But that has always been what’s separated this band from the rest of the pack. So many of the other psychedelic bands of the sixties vanished with barely a ripple to show their passing. I doubt if I could name one song by Quicksilver Messenger Service, let alone any of the other bands that sprang out of the Bay area.
In the hands of another group a song like “Miracles” would have been so much sentimental crap. Only singers with the integrity of Marty Balin and Grace Slick could give that song the sincerity needed to rescue it from being too saccharine to stomach.
The addition of violinist Pappa John Creech to the Starship line up was an act of inspiration. Along with Joey Covington, John Barbata, and David Frieberg Papa John was a holdover from the last incarnation of the Airplane. While his violin playing is along the standard blues/jazz lines, his ability to integrate with the band distinguished him from the slew of subsequent rock violinists. He was never a novelty item, hauled out for an occasional number; he was part of the band.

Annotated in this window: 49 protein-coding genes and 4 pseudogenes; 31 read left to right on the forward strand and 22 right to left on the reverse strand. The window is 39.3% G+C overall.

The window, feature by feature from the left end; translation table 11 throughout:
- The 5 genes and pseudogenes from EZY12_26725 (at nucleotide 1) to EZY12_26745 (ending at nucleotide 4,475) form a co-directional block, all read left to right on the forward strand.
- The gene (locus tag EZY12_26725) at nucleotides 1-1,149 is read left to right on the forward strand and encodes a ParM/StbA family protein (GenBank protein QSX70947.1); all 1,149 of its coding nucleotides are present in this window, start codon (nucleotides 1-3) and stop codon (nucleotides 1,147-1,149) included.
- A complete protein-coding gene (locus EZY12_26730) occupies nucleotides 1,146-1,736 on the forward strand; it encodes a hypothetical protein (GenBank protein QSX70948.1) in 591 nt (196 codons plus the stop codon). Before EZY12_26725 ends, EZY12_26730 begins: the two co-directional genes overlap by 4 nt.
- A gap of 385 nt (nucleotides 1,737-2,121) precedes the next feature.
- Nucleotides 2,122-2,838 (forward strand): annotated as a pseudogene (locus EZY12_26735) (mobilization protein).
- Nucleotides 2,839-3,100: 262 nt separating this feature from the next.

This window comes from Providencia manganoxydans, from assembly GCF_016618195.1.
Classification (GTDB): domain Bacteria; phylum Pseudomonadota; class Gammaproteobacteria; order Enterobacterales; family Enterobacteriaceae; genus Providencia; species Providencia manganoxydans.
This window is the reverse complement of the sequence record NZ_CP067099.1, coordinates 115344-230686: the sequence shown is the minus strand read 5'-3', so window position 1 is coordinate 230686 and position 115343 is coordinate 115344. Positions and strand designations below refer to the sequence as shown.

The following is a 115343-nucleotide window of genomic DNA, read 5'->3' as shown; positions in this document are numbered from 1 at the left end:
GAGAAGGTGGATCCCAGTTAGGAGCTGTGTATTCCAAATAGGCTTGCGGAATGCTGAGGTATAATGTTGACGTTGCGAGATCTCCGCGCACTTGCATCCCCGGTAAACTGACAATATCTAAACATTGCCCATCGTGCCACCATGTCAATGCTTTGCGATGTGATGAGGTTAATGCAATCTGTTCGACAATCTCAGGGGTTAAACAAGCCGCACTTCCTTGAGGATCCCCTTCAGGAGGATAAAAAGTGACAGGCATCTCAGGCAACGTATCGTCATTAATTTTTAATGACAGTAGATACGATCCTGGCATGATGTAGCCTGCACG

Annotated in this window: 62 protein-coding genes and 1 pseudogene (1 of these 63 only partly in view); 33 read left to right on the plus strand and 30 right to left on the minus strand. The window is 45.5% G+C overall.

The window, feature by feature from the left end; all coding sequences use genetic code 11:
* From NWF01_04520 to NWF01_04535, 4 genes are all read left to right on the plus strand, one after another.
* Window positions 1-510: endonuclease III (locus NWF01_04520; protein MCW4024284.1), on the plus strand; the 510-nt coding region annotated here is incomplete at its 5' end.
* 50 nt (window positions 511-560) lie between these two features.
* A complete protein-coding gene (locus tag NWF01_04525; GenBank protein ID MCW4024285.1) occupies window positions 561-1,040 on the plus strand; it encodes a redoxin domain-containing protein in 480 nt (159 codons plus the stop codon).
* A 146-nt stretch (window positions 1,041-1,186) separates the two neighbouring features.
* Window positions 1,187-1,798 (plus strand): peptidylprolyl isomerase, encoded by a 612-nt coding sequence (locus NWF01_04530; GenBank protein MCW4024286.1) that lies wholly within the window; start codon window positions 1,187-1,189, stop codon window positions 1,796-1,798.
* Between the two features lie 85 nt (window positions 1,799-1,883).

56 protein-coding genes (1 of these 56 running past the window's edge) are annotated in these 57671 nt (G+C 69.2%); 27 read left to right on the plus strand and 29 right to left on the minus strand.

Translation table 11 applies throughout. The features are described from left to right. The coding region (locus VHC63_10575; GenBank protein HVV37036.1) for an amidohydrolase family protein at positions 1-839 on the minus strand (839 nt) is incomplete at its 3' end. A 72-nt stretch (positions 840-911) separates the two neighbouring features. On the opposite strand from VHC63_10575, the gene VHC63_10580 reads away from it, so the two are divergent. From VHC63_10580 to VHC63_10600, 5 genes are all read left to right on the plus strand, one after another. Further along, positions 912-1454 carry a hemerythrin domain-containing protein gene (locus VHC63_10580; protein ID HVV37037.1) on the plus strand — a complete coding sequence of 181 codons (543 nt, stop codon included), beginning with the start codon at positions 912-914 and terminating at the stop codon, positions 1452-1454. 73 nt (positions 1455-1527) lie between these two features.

While Jefferson Starship may have charted a more conventional flight path on Red Octopus than the Airplane, their strength was always not in what had, but what they did. How many times are you going to hear a vocalist harmonizing with a violin as Grace Slick does with Papa John, in a straight ahead rock and roll band?
With the wilder edges sanded off, Jefferson Airplane was converted to a band of the seventies, instead of a band from the sixties. Jefferson Starship and Red Octopus was a sign of the times. Rock music had become a business which had a framework within which bands had to fit. There wasn’t any room left for sugar cube-sweetened music.